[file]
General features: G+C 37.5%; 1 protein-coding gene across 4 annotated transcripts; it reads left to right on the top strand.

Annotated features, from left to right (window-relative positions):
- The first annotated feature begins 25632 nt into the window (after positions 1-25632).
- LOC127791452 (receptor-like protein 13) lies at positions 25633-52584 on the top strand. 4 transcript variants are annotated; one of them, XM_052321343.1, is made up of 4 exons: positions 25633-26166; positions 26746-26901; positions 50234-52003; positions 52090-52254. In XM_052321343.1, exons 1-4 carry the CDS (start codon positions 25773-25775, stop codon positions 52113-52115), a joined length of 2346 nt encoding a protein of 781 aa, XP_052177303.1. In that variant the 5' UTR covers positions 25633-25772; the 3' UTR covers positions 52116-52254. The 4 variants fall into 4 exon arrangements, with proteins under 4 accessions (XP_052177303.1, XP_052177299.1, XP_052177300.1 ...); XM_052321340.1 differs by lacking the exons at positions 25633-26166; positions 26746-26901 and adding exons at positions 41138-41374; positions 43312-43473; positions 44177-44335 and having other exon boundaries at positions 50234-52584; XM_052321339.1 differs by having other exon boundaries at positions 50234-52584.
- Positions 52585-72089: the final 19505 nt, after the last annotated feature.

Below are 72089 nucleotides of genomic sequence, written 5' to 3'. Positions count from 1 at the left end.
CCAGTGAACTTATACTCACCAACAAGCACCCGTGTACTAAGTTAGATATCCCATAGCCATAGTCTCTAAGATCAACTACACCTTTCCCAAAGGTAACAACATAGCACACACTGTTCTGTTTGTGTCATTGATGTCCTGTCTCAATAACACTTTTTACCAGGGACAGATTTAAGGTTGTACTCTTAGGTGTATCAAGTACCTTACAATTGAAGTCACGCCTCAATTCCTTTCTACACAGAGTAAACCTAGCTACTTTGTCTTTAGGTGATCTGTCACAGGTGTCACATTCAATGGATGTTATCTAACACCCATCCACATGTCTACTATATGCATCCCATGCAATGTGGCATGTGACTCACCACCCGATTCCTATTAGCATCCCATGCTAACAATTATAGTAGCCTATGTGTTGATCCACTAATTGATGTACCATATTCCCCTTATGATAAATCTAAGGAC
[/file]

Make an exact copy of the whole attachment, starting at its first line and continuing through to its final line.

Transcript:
General features: G+C 37.5%; 1 protein-coding gene across 4 annotated transcripts; it reads left to right on the top strand.

Annotated features, from left to right (window-relative positions):
- The first annotated feature begins 25632 nt into the window (after positions 1-25632).
- LOC127791452 (receptor-like protein 13) lies at positions 25633-52584 on the top strand. 4 transcript variants are annotated; one of them, XM_052321343.1, is made up of 4 exons: positions 25633-26166; positions 26746-26901; positions 50234-52003; positions 52090-52254. In XM_052321343.1, exons 1-4 carry the CDS (start codon positions 25773-25775, stop codon positions 52113-52115), a joined length of 2346 nt encoding a protein of 781 aa, XP_052177303.1. In that variant the 5' UTR covers positions 25633-25772; the 3' UTR covers positions 52116-52254. The 4 variants fall into 4 exon arrangements, with proteins under 4 accessions (XP_052177303.1, XP_052177299.1, XP_052177300.1 ...); XM_052321340.1 differs by lacking the exons at positions 25633-26166; positions 26746-26901 and adding exons at positions 41138-41374; positions 43312-43473; positions 44177-44335 and having other exon boundaries at positions 50234-52584; XM_052321339.1 differs by having other exon boundaries at positions 50234-52584.
- Positions 52585-72089: the final 19505 nt, after the last annotated feature.

Below are 72089 nucleotides of genomic sequence, written 5' to 3'. Positions count from 1 at the left end.
CCAGTGAACTTATACTCACCAACAAGCACCCGTGTACTAAGTTAGATATCCCATAGCCATAGTCTCTAAGATCAACTACACCTTTCCCAAAGGTAACAACATAGCACACACTGTTCTGTTTGTGTCATTGATGTCCTGTCTCAATAACACTTTTTACCAGGGACAGATTTAAGGTTGTACTCTTAGGTGTATCAAGTACCTTACAATTGAAGTCACGCCTCAATTCCTTTCTACACAGAGTAAACCTAGCTACTTTGTCTTTAGGTGATCTGTCACAGGTGTCACATTCAATGGATGTTATCTAACACCCATCCACATGTCTACTATATGCATCCCATGCAATGTGGCATGTGACTCACCACCCGATTCCTATTAGCATCCCATGCTAACAATTATAGTAGCCTATGTGTTGATCCACTAATTGATGTACCATATTCCCCTTATGATAAATCTAAGGAC